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Archive for the 'Apple' Category
“K64″ is what Apple refers to as the 64-bit version of the kernel beginning with Snow Leopard. As an end user, you really should not worry about the bitness of the kernel. If your Apple computer is not booting into K64 by default, you don’t need it—unless, of course, you know that you need it. [...]
A couple of weeks ago, I released HFSDebug 4. I’ve updated it to make HFSDebug’s pathname processing a little more sophisticated. Depending on how (and how seriously) you use HFSDebug, knowing the details could be useful. When you specify a file system object to HFSDebug using a pathname, how HFSDebug will treat the pathname usually [...]
I wrote HFSDebug in early 2004. I initially made it available as a software tool to help understand fragmentation in HFS+ volumes, although it could also be used to analyze several implementation details of HFS+. Eventually, I extended HFSDebug to be able to analyze all on-disk aspects of HFS+, along with the ability to compute [...]
Let us try to make them a little cooler on Mac OS X.
I will be speaking at the following venues in the near future: Chaos Communication Congress, Berlin, Germany (December 29, 2006) Macworld Conference & Expo, San Francisco, USA (January 11, 2007)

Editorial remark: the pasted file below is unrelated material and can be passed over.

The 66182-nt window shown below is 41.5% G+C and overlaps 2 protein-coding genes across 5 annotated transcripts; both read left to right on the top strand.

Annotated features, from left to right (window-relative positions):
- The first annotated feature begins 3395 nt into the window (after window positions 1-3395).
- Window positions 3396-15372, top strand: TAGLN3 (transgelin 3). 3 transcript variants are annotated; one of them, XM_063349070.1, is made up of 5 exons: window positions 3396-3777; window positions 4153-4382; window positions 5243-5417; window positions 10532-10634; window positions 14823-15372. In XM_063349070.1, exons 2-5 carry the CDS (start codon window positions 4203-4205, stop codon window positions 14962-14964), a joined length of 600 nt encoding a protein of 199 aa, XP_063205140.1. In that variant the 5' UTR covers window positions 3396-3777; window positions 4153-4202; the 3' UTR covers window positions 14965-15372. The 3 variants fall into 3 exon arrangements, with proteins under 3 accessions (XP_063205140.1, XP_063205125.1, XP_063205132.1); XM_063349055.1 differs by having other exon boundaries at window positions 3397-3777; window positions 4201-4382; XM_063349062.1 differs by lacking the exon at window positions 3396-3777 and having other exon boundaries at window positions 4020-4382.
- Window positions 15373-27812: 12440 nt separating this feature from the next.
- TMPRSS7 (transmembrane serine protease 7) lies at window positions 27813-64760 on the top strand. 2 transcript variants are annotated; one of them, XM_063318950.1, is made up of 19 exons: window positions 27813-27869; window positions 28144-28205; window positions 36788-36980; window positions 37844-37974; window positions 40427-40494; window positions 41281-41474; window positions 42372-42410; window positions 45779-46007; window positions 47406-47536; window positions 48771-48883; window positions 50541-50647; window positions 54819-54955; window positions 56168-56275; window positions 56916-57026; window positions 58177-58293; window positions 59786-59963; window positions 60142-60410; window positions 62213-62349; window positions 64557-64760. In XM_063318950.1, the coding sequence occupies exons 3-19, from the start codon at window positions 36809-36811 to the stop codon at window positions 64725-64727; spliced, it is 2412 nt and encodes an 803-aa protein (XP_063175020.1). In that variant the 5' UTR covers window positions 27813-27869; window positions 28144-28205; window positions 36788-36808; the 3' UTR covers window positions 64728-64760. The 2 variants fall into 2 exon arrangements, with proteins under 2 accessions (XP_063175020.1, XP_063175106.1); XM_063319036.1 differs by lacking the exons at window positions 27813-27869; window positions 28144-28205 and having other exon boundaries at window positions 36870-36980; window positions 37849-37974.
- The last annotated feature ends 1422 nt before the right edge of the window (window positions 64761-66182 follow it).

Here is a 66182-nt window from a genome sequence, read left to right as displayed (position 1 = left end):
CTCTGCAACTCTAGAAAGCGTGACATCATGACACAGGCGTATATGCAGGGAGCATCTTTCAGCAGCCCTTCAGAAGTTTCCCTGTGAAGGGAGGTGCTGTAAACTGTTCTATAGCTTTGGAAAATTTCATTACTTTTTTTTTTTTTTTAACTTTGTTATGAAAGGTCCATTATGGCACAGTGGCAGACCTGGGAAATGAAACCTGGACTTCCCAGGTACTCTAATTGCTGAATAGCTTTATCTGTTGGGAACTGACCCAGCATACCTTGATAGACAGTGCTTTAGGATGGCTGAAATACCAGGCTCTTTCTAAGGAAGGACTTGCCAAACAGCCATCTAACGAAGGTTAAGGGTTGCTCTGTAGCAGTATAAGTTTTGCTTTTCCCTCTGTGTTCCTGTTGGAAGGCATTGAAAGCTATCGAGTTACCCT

I usually find the security-related smugness of Mac users rather jarring. What’s often even more jarring is the reasoning behind such smugness. That said, I have to say that the recent furor regarding the so called OSX.Macarena “virus” amounts to, well, bullshit. If anti-virus companies are pretending to “recognize the threat” and therefore attempting to [...]
After I published Understanding Apple’s Binary Protection in Mac OS X, eWeek published a story on Apple’s binary encryption: Apple Places Encrypted Binaries in Mac OS X Although there’s nothing excessively misleading or incorrect in the story, to me, some parts of the story sounded like I had a conversation with eWeek. I did not. [...]
Read about how to enable trusted computing on Mac OS X. The document’s coverage includes: A discussion of the TPM hardware present in certain Macintosh computers Release of an open source TPM driver for Mac OS X Release of a Mac OS X port of an open source trusted computing software stack An overview of [...]
Something to look at: Mac OS X Internals Flyer